She further clarified that for her, and many other students of color, a lower grade is not simply something to feel badly about. For most of them, it’s a marker of the systemic racism that played out well before they stepped foot onto campus.
“The reality is that Black students disproportionately come from underperforming high schools,” she said, adding that most students from underperforming high schools do not have sufficient courses that bring them up to what’s expected at the college level. “[And] Fordham’s biology department is significantly more challenging than the average university science program.”
For her African and African American Studies thesis, Britton is writing about how the Black male collegiate experience has become commodified for purposes that are not always academic.
She added that over the past four years, the average American teen had begun to look for a more diverse campus experience, making it important for colleges to tout their diversity. But true diversity is not that simple, she said.
“There’s diversity around us all the time, but when you make it a point of selling it is when it becomes racialized,” she said.
“The cultural sentiment around Black students in the classroom is that they are here for a job, the school is giving them a handout, and they’re here to fulfill an image of diversity,” she said. “Every Black person comes to campus with a personal history with, personal relationships, with family backgrounds, so when talking about understanding Black people, it’s not about some monolithic quality that all Black people have. It’s about a monolithic system that Black people are put under that treats them as a singular entity.”
Similarly, if someone were to walk into a room full of white people, she said, they’d say it wasn’t diverse. “But we have no idea who is rich and who is poor. But for most people, when they think diversity, what clicks for them is racial and ethnic diversity.”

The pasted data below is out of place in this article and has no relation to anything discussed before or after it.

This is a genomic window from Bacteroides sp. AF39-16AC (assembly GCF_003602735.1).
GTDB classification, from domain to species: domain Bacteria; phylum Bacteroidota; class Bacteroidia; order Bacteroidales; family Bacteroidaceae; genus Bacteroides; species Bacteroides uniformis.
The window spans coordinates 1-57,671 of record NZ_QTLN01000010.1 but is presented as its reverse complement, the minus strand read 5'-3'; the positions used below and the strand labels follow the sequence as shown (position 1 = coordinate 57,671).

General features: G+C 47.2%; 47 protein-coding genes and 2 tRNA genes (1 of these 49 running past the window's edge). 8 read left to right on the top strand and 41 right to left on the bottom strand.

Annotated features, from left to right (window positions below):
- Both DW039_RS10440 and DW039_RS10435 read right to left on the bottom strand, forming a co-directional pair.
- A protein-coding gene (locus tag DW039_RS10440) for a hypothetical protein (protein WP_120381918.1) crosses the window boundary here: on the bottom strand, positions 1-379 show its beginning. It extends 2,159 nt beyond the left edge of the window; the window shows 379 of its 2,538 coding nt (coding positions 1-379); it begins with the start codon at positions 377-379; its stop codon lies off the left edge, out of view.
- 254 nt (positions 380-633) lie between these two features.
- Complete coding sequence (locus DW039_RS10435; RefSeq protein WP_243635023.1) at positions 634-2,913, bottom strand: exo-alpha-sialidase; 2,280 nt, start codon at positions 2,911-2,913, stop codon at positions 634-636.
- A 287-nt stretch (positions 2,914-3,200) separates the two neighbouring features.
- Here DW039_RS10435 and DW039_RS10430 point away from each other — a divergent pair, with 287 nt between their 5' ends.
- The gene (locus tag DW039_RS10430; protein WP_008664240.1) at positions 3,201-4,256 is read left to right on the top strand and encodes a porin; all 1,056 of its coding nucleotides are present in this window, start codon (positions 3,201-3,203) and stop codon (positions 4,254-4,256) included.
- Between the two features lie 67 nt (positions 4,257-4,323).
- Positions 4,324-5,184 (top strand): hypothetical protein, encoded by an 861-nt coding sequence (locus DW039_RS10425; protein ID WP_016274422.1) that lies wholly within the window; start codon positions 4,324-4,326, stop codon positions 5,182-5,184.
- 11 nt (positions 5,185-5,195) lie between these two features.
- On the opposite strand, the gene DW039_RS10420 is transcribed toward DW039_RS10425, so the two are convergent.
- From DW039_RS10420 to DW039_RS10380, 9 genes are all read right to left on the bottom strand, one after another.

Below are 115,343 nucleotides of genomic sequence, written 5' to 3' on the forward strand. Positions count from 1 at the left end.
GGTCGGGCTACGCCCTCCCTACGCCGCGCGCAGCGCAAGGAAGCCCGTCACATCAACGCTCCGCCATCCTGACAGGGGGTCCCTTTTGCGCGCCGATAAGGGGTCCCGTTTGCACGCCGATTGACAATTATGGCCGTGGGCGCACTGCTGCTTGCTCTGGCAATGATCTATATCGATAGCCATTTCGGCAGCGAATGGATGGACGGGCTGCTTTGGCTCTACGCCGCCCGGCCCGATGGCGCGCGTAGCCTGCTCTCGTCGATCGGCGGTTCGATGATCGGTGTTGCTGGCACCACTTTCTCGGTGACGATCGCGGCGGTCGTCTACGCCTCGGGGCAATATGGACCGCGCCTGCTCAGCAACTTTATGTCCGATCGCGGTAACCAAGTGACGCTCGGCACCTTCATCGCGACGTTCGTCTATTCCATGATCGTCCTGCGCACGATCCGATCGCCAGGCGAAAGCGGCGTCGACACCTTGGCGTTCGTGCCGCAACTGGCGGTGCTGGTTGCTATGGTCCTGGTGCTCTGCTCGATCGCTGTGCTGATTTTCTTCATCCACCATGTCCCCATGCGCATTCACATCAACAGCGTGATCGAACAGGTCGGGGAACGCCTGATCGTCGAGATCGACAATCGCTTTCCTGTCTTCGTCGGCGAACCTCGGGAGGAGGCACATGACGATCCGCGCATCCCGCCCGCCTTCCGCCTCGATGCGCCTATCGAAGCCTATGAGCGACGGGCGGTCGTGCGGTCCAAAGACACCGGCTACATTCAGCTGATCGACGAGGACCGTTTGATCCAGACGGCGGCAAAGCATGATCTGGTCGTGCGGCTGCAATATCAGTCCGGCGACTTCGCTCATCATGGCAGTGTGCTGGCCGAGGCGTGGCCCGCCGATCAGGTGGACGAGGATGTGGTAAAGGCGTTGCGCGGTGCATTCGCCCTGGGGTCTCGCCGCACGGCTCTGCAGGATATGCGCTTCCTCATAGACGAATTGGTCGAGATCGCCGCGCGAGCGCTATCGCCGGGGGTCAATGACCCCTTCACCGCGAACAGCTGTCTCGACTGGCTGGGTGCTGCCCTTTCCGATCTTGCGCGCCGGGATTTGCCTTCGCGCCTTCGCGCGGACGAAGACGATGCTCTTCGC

True diversity would look beyond the color of a person’s skin and take into consideration their socioeconomic background, education, politics, sexual identity, and much more, she said.
As Britton wraps up her time here at Fordham, she said both her majors utterly changed her perception of identity and race.
“Scientifically we’re all the same. All our bodies operate more or less in the same way,” she said.
She said she had to stop thinking about Blackness has some inherent quality.
“Blackness is constructed by society. But if I want to be a doctor, I need to understand what’s going on there. I have to get out of myself and start recognizing that it’s not because these people are Black that they have certain health issues,” she said. “It’s because they’re being oppressed. It has to do with larger ideas of economic depression, exploitation, and commodification. These are big theories and concepts that were superimposed on Black people for a very long time.”
She said that the University, and Jesuit institutions at large, are in a unique position to change that.
“I’m not saying that religion is a tool, but Jesuit institutions have a guide that goes beyond this world. They have the ability to reflect and meditate, because of their tradition and their discipline, that allows them to actually be able to fix these issues in a way that is lasting and significant. I mean, other universities don’t have that. That’s honestly how I feel. That’s what I believe.”